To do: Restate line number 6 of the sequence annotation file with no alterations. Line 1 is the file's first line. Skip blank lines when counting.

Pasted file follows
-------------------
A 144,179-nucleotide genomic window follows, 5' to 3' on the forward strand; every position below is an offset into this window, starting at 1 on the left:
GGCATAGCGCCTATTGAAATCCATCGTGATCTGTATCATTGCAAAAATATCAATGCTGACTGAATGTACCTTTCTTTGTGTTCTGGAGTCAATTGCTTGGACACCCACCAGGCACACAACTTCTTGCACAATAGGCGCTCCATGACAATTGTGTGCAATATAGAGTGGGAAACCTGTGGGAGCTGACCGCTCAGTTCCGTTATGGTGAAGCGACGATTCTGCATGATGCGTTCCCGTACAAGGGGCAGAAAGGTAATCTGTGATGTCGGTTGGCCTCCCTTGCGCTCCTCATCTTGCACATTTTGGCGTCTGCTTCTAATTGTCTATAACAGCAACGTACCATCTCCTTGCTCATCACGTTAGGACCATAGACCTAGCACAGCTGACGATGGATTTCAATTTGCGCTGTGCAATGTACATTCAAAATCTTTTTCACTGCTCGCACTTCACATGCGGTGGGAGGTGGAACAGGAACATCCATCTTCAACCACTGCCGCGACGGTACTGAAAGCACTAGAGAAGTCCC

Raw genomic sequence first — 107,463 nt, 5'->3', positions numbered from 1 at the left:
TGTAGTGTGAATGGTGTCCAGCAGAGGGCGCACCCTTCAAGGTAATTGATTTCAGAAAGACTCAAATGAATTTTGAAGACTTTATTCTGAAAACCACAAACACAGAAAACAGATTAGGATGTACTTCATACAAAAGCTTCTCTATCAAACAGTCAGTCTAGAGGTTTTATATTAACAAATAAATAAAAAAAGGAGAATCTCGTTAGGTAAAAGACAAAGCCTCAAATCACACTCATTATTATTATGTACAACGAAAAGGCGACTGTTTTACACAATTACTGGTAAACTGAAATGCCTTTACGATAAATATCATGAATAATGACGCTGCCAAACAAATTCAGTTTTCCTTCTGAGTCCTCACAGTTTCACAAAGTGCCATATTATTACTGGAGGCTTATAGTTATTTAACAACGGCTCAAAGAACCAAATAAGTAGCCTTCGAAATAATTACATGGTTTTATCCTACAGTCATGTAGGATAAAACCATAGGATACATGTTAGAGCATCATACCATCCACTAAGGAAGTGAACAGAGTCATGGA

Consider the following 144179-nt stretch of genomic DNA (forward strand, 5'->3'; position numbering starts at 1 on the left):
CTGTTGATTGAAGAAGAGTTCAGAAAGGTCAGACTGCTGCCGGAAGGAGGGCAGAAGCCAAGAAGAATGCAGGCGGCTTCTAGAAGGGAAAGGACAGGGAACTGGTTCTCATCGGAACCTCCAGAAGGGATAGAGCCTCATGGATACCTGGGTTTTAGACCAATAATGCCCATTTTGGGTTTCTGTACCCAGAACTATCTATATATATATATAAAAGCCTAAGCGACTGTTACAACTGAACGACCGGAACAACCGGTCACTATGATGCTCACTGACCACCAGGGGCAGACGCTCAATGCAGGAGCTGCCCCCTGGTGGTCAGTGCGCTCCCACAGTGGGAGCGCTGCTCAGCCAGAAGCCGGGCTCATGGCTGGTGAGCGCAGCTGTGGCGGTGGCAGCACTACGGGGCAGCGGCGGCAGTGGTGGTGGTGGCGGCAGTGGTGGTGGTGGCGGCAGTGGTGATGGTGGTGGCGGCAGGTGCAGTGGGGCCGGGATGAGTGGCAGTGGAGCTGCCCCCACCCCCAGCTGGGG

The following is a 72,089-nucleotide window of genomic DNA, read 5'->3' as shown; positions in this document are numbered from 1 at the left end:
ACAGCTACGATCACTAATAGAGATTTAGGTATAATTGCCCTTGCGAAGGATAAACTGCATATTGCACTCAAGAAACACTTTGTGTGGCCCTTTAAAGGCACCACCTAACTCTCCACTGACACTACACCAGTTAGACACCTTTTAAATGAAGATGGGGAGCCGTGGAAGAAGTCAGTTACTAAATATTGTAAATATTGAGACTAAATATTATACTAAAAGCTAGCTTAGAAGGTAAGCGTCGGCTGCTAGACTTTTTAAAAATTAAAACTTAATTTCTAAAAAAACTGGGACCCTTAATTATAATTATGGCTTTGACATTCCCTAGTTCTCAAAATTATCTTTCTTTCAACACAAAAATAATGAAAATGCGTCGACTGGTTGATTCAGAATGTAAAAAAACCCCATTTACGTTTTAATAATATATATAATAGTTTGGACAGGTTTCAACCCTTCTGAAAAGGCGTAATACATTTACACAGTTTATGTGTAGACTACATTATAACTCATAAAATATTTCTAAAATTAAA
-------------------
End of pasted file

CTGTTGATTGAAGAAGAGTTCAGAAAGGTCAGACTGCTGCCGGAAGGAGGGCAGAAGCCAAGAAGAATGCAGGCGGCTTCTAGAAGGGAAAGGACAGGGAACTGGTTCTCATCGGAACCTCCAGAAGGGATAGAGCCTCATGGATACCTGGGTTTTAGACCAATAATGCCCATTTTGGGTTTCTGTACCCAGAACTATCTATATATATATATAAAAGCCTAAGCGACTGTTACAACTGAACGACCGGAACAACCGGTCACTATGATGCTCACTGACCACCAGGGGCAGACGCTCAATGCAGGAGCTGCCCCCTGGTGGTCAGTGCGCTCCCACAGTGGGAGCGCTGCTCAGCCAGAAGCCGGGCTCATGGCTGGTGAGCGCAGCTGTGGCGGTGGCAGCACTACGGGGCAGCGGCGGCAGTGGTGGTGGTGGCGGCAGTGGTGGTGGTGGCGGCAGTGGTGATGGTGGTGGCGGCAGGTGCAGTGGGGCCGGGATGAGTGGCAGTGGAGCTGCCCCCACCCCCAGCTGGGG